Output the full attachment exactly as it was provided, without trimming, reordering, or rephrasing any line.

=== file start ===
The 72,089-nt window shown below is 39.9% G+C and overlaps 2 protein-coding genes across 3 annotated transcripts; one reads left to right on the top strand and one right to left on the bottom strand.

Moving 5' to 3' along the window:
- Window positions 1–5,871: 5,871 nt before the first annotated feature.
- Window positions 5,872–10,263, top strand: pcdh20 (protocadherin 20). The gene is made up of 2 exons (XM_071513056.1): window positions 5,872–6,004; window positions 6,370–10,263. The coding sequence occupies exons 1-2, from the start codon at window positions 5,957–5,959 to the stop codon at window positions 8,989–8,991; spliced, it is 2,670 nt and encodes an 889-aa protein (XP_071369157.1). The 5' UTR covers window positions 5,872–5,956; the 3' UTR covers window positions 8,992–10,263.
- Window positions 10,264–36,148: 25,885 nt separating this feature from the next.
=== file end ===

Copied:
The 72,089-nt window shown below is 39.9% G+C and overlaps 2 protein-coding genes across 3 annotated transcripts; one reads left to right on the top strand and one right to left on the bottom strand.

Moving 5' to 3' along the window:
- Window positions 1–5,871: 5,871 nt before the first annotated feature.
- Window positions 5,872–10,263, top strand: pcdh20 (protocadherin 20). The gene is made up of 2 exons (XM_071513056.1): window positions 5,872–6,004; window positions 6,370–10,263. The coding sequence occupies exons 1-2, from the start codon at window positions 5,957–5,959 to the stop codon at window positions 8,989–8,991; spliced, it is 2,670 nt and encodes an 889-aa protein (XP_071369157.1). The 5' UTR covers window positions 5,872–5,956; the 3' UTR covers window positions 8,992–10,263.
- Window positions 10,264–36,148: 25,885 nt separating this feature from the next.